A blog is a species of interactive electronic diary by means of which the unpublishable, untrammeled by editors or the rules of grammar, can communicate their thoughts via the web. (Though it sounds like something you would find stuck in a drain, the ugly neologism blog is a contraction of “web log.”) Until recently, I had not spent much time thinking about blogs or Blog People. —Michael Gorman —Revenge of the Blog People! (Library Journal)
Gorman’s op-ed piece isn’t easily accessible online, but I’ve found someone’s cached PDF copy.
Gorman writes, “When it comes to recorded knowledge, a snippet from page 142 must be understood in the light of pages 1 through 141 or the text was not worth writing and publishing in the first place.” He is talking about Google’s plan to digitize the contents of some huge libraries and serve them up to online searchers. The original material that was initially published as books, so from that perspective Gorman is correct. Still, there are queries for information that don’t logically have to lead to a patron’s request to check out a book. And while I, too, find it distressing when my students habitually click the “full text only” option when they are using the library catalog on campus, literally across the street from the library’s stacks of printed journals, today’s students have developed the digital literacy that helps them to multitask much more efficiently than their sequentially-working elders. Thus, it’s hardly productive to sniff at the information-processing skills that students have developed through their entertainment and social uses of the internet.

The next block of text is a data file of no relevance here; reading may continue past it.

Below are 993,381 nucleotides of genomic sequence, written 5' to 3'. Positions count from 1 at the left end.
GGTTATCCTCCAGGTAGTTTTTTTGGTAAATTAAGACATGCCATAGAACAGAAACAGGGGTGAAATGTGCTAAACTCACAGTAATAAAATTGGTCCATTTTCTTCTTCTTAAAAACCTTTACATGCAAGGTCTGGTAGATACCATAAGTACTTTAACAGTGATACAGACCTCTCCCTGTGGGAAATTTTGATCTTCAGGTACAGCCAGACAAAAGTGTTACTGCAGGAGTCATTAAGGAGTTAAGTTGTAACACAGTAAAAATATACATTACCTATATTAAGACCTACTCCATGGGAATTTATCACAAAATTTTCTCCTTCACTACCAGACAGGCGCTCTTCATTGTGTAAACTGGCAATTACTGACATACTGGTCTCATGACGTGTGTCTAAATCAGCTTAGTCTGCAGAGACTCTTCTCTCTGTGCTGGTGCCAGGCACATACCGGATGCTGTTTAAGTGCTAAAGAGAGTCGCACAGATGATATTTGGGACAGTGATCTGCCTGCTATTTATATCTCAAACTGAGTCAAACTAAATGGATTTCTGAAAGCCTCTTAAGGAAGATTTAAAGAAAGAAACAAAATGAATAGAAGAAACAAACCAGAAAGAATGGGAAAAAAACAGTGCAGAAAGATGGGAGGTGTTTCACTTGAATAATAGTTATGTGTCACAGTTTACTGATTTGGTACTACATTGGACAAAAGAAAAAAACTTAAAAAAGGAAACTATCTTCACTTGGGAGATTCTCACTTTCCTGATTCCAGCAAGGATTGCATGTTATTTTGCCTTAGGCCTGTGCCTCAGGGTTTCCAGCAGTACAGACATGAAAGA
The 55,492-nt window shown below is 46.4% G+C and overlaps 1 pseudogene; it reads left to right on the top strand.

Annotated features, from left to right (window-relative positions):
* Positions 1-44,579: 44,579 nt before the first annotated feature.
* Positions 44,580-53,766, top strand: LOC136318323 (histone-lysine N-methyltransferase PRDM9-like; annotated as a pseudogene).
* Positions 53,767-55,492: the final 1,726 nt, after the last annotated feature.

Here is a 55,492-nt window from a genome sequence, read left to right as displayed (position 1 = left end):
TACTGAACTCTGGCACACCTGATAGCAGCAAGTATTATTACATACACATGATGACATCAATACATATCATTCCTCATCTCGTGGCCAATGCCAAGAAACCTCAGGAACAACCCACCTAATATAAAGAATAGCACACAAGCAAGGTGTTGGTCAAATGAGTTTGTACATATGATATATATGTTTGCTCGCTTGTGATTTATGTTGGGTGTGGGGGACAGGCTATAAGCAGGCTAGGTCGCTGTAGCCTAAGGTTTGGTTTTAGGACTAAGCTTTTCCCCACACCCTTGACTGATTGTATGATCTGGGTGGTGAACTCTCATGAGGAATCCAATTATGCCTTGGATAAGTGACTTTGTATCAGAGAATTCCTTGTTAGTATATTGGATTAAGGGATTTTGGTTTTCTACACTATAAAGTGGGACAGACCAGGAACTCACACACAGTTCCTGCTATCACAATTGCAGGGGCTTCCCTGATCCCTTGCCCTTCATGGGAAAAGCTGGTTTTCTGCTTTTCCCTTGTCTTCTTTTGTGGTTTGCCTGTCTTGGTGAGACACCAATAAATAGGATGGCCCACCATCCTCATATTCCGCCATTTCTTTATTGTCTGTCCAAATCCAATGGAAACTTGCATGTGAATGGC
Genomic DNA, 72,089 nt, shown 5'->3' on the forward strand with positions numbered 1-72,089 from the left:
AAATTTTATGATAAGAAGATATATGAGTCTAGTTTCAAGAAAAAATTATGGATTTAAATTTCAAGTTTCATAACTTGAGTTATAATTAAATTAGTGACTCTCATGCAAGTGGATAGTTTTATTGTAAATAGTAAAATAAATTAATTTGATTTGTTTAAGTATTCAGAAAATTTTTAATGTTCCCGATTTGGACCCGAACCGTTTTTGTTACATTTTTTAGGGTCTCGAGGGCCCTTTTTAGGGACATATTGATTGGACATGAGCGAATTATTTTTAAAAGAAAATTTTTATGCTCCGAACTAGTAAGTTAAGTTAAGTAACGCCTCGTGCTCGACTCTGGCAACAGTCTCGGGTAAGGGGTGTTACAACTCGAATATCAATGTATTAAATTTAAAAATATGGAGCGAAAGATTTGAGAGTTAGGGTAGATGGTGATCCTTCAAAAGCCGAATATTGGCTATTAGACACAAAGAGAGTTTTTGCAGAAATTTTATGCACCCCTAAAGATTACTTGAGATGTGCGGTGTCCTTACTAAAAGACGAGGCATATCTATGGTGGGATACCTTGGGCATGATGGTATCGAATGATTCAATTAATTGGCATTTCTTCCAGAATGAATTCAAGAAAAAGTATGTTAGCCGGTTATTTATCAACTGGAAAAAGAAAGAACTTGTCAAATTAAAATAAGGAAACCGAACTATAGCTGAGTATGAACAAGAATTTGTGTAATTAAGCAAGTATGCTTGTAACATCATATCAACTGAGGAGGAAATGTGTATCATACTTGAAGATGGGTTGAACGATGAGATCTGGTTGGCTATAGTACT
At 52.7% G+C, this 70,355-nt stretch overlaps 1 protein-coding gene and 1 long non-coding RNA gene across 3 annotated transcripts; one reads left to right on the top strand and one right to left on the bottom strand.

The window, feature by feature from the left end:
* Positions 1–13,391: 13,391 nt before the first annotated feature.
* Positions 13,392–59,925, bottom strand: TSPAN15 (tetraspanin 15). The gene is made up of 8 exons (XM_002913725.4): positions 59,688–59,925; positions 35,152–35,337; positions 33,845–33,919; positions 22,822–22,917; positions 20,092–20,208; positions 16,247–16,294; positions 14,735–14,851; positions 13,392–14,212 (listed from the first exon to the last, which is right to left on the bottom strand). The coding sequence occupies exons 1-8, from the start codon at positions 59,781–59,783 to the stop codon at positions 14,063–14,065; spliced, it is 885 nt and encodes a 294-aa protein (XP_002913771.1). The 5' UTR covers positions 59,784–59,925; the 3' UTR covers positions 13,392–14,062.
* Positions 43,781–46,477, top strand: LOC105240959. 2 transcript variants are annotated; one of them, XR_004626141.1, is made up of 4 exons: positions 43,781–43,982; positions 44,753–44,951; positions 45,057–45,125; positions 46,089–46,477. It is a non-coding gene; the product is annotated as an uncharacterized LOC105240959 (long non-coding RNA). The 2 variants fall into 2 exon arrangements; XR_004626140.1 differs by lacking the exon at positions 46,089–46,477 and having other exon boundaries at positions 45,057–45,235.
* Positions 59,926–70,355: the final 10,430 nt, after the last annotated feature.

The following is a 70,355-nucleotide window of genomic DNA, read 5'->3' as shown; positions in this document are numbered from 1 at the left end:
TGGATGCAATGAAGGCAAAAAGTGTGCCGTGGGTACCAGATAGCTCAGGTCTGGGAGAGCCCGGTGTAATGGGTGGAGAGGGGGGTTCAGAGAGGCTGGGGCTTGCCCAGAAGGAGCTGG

I don’t think it’s a bad thing that Google will let people idly peek at a fact in a book that they would otherwise never see. At the very least, they’ll have had that peek. And I bet that some of the dusty books that would otherwise have never been found will get more readers than they have now.
I have some sympathy for Gorman’s position… for anyone to claim that Google reveals God’s mind is ridiculous. Still, I’m stunned that the president-elect of the American Library Association and Dean of Library Services at a major university would brag in the year 2004 that he knew barely anything about weblogs.